This article was originally published in the fall 2012 Harker Quarterly.
For the last four years, Jaap Bongers, Harker’s upper school art department instructor and chair, has used the summer break as a unique opportunity to personally donate items to needy children in the Republic of Zambia, a landlocked country in Southern Africa.
In preparation for the annual sojourn, he uses the school year to collect toys, children’s clothes and children’s books (many of which have been donated by Harker students) for the Zambian children, often accompanied by friend Ben Spencer-Cooke, upper school English teacher.
Come summer, he fills a big plastic storage box with the donated items, which he takes with him to Zambia. There, he donates the toys, books and clothes to needy children.
“I do this while traveling to very remote villages where there are still wonderful ages-old original culture. Initiation rituals, traditional dances by masked actors and healing ceremonies by witch doctors can still be found, although it is getting harder and harder to locate them.”
After handing out the storage box of donated toys, Bongers then refills it with ancient traditional artifacts he discovers and buys on his travels. “I note down their use, meaning and age. I have found objects and heard about customs that were not yet known. Once I return to Harker, I use this information, the items and the pictures for my Study of Visual Arts class,” he said.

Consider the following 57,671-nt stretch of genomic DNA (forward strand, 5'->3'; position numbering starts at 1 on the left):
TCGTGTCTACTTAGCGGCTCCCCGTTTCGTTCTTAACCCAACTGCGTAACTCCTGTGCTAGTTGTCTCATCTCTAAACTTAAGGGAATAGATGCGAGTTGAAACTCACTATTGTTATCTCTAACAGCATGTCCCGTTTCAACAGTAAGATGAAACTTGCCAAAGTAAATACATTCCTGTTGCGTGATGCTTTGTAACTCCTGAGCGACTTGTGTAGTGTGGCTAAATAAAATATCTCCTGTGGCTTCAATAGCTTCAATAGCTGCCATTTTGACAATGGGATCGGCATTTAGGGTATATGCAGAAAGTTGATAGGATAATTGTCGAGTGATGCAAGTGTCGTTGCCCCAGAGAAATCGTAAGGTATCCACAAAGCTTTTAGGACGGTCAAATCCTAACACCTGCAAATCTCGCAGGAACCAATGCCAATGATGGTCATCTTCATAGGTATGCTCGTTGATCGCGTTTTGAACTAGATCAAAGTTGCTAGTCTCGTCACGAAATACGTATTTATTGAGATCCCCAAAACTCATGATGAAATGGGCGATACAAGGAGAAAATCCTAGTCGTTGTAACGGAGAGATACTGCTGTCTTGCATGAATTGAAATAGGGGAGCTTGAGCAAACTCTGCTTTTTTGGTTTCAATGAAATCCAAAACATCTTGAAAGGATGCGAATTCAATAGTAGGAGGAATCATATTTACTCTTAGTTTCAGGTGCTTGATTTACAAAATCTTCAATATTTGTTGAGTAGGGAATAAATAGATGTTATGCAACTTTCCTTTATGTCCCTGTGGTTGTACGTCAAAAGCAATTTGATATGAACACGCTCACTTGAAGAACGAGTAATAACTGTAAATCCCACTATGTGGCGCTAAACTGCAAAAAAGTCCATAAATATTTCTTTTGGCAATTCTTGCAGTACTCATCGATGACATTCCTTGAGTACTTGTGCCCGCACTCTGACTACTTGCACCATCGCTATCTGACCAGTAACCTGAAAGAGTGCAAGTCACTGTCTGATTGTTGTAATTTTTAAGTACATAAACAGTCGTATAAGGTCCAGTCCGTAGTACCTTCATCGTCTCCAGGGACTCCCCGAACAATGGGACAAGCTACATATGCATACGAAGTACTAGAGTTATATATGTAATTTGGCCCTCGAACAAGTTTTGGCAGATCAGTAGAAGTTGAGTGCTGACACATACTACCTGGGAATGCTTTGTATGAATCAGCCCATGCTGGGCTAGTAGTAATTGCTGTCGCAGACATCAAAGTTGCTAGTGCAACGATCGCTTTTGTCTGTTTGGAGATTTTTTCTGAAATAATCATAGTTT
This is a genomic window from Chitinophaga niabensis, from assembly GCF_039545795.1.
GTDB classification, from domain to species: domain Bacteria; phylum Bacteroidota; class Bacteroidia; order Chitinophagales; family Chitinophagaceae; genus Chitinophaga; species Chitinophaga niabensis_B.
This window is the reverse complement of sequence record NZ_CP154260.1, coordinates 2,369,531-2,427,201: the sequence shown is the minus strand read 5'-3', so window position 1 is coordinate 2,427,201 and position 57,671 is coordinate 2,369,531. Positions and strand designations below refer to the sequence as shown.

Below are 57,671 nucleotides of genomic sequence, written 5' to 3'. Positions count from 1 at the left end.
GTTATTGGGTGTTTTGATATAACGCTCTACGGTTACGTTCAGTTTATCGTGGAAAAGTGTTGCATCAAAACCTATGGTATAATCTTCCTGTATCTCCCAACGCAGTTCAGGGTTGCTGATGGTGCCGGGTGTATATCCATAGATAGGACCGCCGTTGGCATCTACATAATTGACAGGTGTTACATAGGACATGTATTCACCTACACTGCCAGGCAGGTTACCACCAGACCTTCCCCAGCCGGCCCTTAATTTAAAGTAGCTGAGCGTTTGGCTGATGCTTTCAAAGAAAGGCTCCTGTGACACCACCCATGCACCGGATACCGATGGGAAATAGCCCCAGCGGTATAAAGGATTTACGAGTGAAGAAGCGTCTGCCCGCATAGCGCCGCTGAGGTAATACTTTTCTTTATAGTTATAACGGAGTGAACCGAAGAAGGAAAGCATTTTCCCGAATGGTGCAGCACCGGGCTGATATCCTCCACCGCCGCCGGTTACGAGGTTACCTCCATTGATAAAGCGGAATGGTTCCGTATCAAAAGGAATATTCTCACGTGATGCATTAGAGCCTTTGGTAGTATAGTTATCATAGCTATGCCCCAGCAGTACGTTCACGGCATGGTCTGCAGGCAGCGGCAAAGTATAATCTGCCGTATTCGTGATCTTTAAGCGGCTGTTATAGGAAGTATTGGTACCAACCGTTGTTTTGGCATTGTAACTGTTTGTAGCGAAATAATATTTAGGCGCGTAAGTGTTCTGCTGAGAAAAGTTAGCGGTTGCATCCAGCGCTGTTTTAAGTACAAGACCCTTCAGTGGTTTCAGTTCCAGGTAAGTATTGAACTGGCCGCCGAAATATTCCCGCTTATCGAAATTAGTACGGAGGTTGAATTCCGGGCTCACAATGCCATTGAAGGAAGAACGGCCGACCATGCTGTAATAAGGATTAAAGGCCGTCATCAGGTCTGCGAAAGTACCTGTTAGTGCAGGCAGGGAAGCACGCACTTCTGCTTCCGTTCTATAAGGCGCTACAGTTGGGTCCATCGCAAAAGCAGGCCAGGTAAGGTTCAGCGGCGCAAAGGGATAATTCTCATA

A particularly interesting find this year was an old food box from the Lozi tribe, which Zambian women use to present food to their husbands.
During the 1970s, Zambia began sliding into a poverty from which it has not yet recovered – which is why the donated goods Bongers collects during the school year and hands out in the summer are so appreciated.